The decision emphasizes that the Self-Incrimination Clause- which enshrines a right not to testify against oneself- provides a personal trial right to an accused in any US criminal case. A violation of the Clause therefore occurs only when the statement is used at trial, not at the point of its compulsion. In short, “compelled testimony cannot be used to secure a conviction in an American Court”.3
The Appeals Court rejected a policy argument raised by the Government in support of adopting a restrictive scope of the Fifth Amendment’s application. The Government suggested that foreign authorities could frustrate US prosecutions by publicizing compelled testimony, thereby submitting the US Government to the burden raised by Kastigar. The Appeals Court dismissed these concerns. Negligent publication, the Court held, seemed increasingly unlikely given the trend towards closer and earlier coordination between U.S. and foreign agencies. The tide of ‘international criminal enforcement’, the Court reasoned, bolstered the argument for having the Fifth Amendment apply to foreign compelled testimony:
“If as a consequence of joint investigations with foreign nations we are to hale foreign men and women in to the courts of the United States to fend for their liberty we should not do so while denying them the full protection of a “trial right” we regard as “fundamental” and “absolute”’.4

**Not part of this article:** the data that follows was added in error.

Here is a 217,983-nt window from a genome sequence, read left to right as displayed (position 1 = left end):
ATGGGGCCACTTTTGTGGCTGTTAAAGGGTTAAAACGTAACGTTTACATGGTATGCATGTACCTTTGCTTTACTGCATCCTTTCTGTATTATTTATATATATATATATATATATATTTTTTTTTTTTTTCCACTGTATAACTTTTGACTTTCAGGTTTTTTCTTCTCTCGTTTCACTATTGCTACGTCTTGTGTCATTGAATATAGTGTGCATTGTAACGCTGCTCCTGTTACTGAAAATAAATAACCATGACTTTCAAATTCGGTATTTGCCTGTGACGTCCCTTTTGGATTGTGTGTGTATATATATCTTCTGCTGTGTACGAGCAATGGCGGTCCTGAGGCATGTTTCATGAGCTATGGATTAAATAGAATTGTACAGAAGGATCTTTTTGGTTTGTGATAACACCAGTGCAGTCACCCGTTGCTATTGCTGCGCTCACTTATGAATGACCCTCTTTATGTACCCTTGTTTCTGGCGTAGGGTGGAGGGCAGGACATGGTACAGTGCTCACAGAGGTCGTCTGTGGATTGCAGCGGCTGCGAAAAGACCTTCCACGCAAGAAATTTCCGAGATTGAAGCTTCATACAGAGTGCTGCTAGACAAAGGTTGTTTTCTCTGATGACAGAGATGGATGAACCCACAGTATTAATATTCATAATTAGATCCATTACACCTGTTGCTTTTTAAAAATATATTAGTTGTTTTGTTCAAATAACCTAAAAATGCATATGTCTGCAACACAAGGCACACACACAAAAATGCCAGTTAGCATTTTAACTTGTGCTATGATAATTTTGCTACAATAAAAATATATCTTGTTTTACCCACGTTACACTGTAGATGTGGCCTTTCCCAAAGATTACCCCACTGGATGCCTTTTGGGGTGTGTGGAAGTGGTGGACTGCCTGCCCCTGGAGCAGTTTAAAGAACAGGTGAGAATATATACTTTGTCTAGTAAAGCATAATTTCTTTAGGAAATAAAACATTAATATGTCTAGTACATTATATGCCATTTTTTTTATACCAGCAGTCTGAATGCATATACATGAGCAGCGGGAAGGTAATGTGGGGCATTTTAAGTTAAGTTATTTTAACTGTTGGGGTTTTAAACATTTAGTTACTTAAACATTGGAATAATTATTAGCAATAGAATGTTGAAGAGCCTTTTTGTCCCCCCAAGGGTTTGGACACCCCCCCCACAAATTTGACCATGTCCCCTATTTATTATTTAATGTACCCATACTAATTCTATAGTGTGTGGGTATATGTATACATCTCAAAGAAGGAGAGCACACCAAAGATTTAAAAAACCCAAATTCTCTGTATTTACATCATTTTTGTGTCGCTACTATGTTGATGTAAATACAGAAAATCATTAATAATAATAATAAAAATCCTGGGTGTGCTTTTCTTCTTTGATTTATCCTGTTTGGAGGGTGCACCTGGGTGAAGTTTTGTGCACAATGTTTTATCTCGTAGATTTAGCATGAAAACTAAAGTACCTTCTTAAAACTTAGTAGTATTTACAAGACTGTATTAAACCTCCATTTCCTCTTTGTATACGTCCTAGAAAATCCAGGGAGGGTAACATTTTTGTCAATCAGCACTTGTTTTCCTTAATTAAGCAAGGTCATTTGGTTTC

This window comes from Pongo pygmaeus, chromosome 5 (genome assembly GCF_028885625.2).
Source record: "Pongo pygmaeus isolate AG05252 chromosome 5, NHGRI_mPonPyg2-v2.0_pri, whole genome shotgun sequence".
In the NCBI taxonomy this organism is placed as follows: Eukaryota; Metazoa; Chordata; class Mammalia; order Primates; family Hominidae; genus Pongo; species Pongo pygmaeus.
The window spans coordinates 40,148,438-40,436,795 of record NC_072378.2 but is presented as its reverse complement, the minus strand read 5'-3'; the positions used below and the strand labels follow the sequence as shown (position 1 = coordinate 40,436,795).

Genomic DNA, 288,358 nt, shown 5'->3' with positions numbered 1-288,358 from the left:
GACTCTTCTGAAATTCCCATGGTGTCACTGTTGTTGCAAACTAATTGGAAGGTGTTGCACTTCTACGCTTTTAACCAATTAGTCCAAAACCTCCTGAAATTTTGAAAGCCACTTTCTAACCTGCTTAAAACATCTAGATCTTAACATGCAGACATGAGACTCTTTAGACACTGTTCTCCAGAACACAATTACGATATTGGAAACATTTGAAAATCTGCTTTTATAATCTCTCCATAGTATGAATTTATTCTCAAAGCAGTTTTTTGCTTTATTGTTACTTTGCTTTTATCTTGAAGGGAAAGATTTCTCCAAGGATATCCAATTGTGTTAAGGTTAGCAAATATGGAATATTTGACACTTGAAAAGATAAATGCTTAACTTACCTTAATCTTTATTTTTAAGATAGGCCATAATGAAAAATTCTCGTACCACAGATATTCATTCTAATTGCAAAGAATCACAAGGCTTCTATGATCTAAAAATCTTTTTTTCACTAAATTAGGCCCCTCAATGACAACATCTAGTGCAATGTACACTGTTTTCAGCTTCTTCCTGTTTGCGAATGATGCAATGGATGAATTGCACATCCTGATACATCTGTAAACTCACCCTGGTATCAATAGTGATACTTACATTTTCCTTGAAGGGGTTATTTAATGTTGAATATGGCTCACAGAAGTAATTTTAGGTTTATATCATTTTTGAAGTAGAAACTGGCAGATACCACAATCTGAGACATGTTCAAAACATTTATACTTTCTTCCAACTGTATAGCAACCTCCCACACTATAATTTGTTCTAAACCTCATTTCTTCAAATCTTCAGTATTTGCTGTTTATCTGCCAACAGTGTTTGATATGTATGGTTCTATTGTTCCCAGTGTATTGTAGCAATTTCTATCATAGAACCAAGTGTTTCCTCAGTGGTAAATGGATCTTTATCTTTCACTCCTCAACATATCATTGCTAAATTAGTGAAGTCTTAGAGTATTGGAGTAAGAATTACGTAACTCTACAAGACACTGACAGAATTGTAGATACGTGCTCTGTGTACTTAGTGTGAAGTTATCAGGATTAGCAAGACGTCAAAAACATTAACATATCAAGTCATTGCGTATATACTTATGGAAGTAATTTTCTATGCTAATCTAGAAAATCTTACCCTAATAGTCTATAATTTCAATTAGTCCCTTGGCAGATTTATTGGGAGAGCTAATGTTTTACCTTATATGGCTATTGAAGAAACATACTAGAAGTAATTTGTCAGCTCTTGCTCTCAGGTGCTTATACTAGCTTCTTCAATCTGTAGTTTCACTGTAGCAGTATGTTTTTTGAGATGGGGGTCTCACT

The Appeal Court’s decision appears to resolve this issue unequivocally and will presumably inhibit recent attempts made by the DOJ to rely on foreign compelled testimony. In June, the DOJ requested the District Court for Northern California grant a subpoena for the production of a transcript of testimony compelled by the UK’s Financial Reporting Council (“FRC”).5 Following the Allen and Conti decision it is hard to see how the FRC evidence could be deemed admissible, and therefore satisfy the preconditions for being the object of a subpoena.
Application of the Kastigar doctrine
Under Kastigar, where an individual is compelled to testify he is protected by use and derivative use immunity: neither his testimony, nor any evidence derived (directly or indirectly) from it, can be used as evidence against him in criminal proceedings. The prohibition on use is total. The testimony cannot, for example, be used as a basis to commence an investigatory enquiry. Kastigar also espouses a test by which the protection is enforced: the Government bears the burden of proving that all the evidence it proposes to rely upon was derived from legitimate sources, wholly independent from the compelled testimony. The burden is significant and must be proved by a preponderance of the evidence (in UK terms on the balance of probability).